Breyers Yogurt Names James Nolan CEO


Breyers Yogurt Company, LLC has named James W. Nolan as CEO.

Nolan succeeds Chuck Marcy, CEO since 2005, who has decided to leave "to pursue outside interests," according to the company. In the announcement release, Marcy expressed pride in the "significant progress the company has made" and confidence in its future success under Nolan's leadership.

Nolan is joining Breyers Yogurt from Sara Lee, where he has served since 2007 as EVP of Sara Lee Corp. and CEO of its $2-billion Sara Lee Fresh Bakery division. Sara Lee had announced Nolan's resignation, effective April 9, to pursue another professional opportunity.

Nolan joined Sara Lee in 2005 as a corporate SVP and CEO for its now $2.1-billion food service division, where he helped drive revenue and margin growth by introducing sales, marketing, supply chain and consolidating strategies. Nolan's three decades of food industry experience also include executive positions at PepsiAmericas, Inc., including EVP, U.S. operations, and chief sales and market development positions at PepsiCo, Inc.



The Breyers yogurt brand was owned by Kraft Foods until it sold the Breyers cultured-products unit in 2005 to Canada's CoolBrands Dairy Inc., having already sold Breyers ice cream to Unilever N.V. (Breyers continues to be a registered trademark owned and licensed by the Unilever group of companies.)

Marcy left a CEO post at Horizon Organic Holding Corp. after its sale to Dean Foods in 2004, and formed Healthy Food Holdings with Greenwich, Conn.-based private equity firm Catterton Partners, which acquired YoCrunch in 2005 and CoolBrands in 2007. The YoCrunch and Breyers/CoolBrands businesses were combined to form Boulder, Colo.-headquartered Breyers Yogurt.

Breyers is the largest independent branded yogurt company in the U.S., with traditional strength in fruit-on-the-bottom and light varieties. But with sales of approximately $200 million last year, it holds a distant third place to Groupe Danone's Dannon and General Mills' Yoplait. Dannon and Yoplait together account for about 70% of total U.S. yogurt sales.

The $4.5-billion yogurt category continues to show healthy growth, although it may have slowed a bit last year. Mintel International reported 2.8% growth across FDMx retail channels in 2009, compared to compound annual growth of 6.5% between 2004 and 2008. Nielsen data show refrigerated yogurt sales in supermarkets having gained 4.8% in dollar sales, and 4.7% in volume, during the 52 weeks ending Dec. 26, 2009, according to

General Mills reported a 14% sales jump for its Yoplait division in fiscal 2009, including an 18% jump for Yoplait Light, and a 2% gain in fiscal 2010's third quarter. 2010 launch rollouts include YoPlus probiotic yogurt, Yoplait Delights and Yoplait Greek-style lines.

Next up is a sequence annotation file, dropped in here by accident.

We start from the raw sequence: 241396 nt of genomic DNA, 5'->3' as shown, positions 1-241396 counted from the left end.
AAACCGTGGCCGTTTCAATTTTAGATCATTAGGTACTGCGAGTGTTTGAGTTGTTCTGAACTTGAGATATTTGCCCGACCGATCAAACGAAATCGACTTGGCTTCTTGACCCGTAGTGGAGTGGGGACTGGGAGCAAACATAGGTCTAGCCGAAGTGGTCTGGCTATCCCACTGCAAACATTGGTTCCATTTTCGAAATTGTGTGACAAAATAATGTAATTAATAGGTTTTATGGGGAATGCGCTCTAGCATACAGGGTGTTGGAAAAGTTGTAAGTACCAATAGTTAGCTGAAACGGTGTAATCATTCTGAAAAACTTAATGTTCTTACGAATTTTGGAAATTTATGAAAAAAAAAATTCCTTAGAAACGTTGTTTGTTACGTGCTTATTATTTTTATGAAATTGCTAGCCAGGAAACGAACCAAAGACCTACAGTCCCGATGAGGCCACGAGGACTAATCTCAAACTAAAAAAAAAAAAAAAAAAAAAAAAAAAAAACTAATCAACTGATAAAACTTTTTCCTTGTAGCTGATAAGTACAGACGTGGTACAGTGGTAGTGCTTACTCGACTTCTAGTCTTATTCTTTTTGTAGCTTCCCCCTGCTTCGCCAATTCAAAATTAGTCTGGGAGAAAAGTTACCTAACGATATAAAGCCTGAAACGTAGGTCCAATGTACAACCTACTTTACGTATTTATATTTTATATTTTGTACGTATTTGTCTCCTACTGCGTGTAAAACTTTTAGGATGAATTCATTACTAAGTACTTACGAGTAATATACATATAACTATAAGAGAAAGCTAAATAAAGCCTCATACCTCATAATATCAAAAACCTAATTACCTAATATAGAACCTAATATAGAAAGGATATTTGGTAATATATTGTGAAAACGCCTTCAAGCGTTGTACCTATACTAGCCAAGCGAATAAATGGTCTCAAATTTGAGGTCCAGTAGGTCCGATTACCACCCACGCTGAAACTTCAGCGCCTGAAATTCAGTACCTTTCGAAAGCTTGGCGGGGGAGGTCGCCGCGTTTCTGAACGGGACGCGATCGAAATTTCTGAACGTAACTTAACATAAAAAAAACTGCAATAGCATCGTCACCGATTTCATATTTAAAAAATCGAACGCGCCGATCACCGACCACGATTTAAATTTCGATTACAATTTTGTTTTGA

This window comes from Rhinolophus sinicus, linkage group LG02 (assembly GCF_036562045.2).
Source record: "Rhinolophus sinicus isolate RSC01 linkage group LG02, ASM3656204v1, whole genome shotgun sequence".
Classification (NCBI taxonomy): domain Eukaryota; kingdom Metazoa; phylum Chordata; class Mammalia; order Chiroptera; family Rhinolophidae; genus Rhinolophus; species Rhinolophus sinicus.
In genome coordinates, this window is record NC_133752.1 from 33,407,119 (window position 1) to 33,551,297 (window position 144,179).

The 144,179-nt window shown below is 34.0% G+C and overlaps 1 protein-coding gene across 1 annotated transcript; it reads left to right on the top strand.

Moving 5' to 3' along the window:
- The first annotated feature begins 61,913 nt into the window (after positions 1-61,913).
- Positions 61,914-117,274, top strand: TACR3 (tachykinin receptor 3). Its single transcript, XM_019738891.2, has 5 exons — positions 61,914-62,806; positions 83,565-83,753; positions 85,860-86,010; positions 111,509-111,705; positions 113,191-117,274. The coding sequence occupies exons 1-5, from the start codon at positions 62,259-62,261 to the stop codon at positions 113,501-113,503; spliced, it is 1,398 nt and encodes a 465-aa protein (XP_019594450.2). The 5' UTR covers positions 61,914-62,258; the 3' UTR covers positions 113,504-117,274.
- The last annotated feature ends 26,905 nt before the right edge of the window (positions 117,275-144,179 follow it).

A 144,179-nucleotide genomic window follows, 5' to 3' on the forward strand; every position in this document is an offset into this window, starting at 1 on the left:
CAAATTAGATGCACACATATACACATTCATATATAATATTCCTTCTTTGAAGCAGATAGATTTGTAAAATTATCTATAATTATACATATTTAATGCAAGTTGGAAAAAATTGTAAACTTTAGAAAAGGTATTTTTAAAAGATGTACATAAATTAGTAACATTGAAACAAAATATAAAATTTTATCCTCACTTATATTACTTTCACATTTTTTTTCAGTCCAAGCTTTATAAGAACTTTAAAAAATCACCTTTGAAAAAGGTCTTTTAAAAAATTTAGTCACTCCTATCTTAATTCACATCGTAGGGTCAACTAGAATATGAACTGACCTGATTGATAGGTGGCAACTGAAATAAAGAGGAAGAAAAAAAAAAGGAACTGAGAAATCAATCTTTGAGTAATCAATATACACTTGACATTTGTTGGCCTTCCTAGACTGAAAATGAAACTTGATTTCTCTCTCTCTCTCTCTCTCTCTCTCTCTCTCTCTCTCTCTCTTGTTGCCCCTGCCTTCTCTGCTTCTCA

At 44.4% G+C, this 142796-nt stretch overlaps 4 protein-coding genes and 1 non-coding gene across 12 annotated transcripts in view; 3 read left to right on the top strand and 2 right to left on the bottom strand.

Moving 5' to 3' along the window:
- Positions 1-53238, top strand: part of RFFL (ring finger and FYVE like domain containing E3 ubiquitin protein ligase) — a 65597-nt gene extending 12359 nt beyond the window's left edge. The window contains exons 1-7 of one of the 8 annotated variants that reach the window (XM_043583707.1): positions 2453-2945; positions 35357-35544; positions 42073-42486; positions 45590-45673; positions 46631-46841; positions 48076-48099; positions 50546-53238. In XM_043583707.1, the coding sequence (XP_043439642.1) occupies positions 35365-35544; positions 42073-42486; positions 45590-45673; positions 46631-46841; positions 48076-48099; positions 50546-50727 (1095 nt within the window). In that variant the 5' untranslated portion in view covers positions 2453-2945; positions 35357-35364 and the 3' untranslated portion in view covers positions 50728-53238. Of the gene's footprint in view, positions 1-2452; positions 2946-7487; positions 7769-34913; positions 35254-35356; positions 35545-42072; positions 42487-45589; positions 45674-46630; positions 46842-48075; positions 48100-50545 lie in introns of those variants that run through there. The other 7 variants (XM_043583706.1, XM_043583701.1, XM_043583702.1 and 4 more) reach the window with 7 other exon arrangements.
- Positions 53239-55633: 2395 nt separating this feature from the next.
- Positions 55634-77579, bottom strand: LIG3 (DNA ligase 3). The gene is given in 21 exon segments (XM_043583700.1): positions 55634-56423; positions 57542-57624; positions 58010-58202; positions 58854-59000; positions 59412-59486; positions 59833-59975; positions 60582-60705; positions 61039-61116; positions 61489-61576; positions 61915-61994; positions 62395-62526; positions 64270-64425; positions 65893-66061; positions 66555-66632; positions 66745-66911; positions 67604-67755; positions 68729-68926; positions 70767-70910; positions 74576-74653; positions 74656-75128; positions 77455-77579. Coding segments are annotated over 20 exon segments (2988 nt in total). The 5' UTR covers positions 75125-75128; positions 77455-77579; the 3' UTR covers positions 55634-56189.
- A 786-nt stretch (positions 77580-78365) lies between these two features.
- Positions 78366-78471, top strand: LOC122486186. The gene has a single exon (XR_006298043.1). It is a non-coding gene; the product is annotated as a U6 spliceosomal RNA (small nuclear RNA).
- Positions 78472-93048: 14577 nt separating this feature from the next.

Danone's $1 billion-plus U.S. Dannon unit saw flat sales in first-half '09 but a 15% sales gain in the second half, after cutting its prices by 3% to 5%, Dannon CEO Gustavo Valle reported at a recent Reuters Food and Agriculture Summit. Dannon sales have continued to grow at about 15% this year, and the company expects double-digit growth on a long-term basis, driven by doubling its per-capita yogurt consumption in the underdeveloped U.S. market, Valle said, per Reuters.

Dannon's marketing strategy has shifted from a recent-years' focus on Activia to supporting the full portfolio, including Light & Fit (with current TV spots featuring Heidi Klum), Dannon and Danimals, Valle confirmed.

The Breyers Yogurt portfolio includes Breyers Fruit-on-the-Bottom, Breyers Light, Breyers Disney, and Breyers Inspirations yogurts, in addition to its YoCrunch sub-brand lines. YoCrunch is the leading brand in the "indulgent" niche (low-fat yogurt with mix-in toppings), according to the company.

Last summer, Breyers expanded its Breyers Light line with dessert-themed flavors such as Strawberry Banana Split and Cinnamon Bun.

In February, the company accelerated its push for share with a national retail rollout of YoCrunch 100 -- a single-serve, 100-calorie pack line featuring crunchy toppings such as M&M's and chocolate cookie pieces that was the first to use Cargill's Truvia, a natural rebiana sweetener derived from the stevia plant.

"Offering consumers a calorie-controlled yogurt without artificial sweeteners is an important addition to Breyers Yogurt's unique positioning in the growing snack category," Marcy said in announcing the YoCrunch 100 rollout. That product's limited, East Coast introduction in January 2009 had resulted in $20 million in sales in a single year, Marcy told in an interview in February.

Breyers Yogurt's game plan, led by YoCrunch 100, is to make its yogurt an afternoon/early evening snack option, distinct from YoPlait's and Dannon's dominance of morning daypart consumption. "We think we have a market niche," summed up Marcy.

Prior to Horizon and Breyers Yogurt, Marcy served as president of Quaker Oats' Golden Grain Division and marketing director at Kraft General Foods, among other positions.

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